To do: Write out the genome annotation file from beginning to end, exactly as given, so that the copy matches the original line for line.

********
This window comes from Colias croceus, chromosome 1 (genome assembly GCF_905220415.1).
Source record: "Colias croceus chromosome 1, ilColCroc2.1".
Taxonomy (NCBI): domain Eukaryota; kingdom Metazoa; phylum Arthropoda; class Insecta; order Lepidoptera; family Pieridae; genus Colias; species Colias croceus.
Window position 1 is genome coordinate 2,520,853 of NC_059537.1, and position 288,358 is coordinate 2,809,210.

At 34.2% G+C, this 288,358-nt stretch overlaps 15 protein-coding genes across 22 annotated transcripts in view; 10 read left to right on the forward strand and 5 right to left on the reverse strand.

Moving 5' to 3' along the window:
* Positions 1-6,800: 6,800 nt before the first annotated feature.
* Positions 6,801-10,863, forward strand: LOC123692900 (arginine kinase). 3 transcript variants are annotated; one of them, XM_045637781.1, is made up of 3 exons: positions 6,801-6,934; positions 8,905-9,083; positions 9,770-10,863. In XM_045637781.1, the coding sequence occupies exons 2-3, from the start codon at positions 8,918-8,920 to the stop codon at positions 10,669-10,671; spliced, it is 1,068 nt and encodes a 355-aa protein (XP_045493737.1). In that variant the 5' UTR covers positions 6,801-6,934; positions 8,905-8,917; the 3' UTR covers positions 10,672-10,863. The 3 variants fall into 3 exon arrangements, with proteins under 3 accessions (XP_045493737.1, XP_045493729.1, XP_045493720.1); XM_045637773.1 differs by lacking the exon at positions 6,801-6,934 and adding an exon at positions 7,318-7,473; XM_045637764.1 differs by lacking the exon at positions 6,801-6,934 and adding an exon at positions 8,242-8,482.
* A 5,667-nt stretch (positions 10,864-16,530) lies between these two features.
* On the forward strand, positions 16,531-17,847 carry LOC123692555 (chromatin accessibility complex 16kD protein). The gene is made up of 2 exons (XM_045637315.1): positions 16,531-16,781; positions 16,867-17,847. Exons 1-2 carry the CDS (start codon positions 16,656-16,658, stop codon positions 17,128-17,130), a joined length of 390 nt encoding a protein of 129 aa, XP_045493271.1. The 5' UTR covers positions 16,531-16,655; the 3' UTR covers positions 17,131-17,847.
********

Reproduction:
This window comes from Colias croceus, chromosome 1 (genome assembly GCF_905220415.1).
Source record: "Colias croceus chromosome 1, ilColCroc2.1".
Taxonomy (NCBI): domain Eukaryota; kingdom Metazoa; phylum Arthropoda; class Insecta; order Lepidoptera; family Pieridae; genus Colias; species Colias croceus.
Window position 1 is genome coordinate 2,520,853 of NC_059537.1, and position 288,358 is coordinate 2,809,210.

At 34.2% G+C, this 288,358-nt stretch overlaps 15 protein-coding genes across 22 annotated transcripts in view; 10 read left to right on the forward strand and 5 right to left on the reverse strand.

Moving 5' to 3' along the window:
* Positions 1-6,800: 6,800 nt before the first annotated feature.
* Positions 6,801-10,863, forward strand: LOC123692900 (arginine kinase). 3 transcript variants are annotated; one of them, XM_045637781.1, is made up of 3 exons: positions 6,801-6,934; positions 8,905-9,083; positions 9,770-10,863. In XM_045637781.1, the coding sequence occupies exons 2-3, from the start codon at positions 8,918-8,920 to the stop codon at positions 10,669-10,671; spliced, it is 1,068 nt and encodes a 355-aa protein (XP_045493737.1). In that variant the 5' UTR covers positions 6,801-6,934; positions 8,905-8,917; the 3' UTR covers positions 10,672-10,863. The 3 variants fall into 3 exon arrangements, with proteins under 3 accessions (XP_045493737.1, XP_045493729.1, XP_045493720.1); XM_045637773.1 differs by lacking the exon at positions 6,801-6,934 and adding an exon at positions 7,318-7,473; XM_045637764.1 differs by lacking the exon at positions 6,801-6,934 and adding an exon at positions 8,242-8,482.
* A 5,667-nt stretch (positions 10,864-16,530) lies between these two features.
* On the forward strand, positions 16,531-17,847 carry LOC123692555 (chromatin accessibility complex 16kD protein). The gene is made up of 2 exons (XM_045637315.1): positions 16,531-16,781; positions 16,867-17,847. Exons 1-2 carry the CDS (start codon positions 16,656-16,658, stop codon positions 17,128-17,130), a joined length of 390 nt encoding a protein of 129 aa, XP_045493271.1. The 5' UTR covers positions 16,531-16,655; the 3' UTR covers positions 17,131-17,847.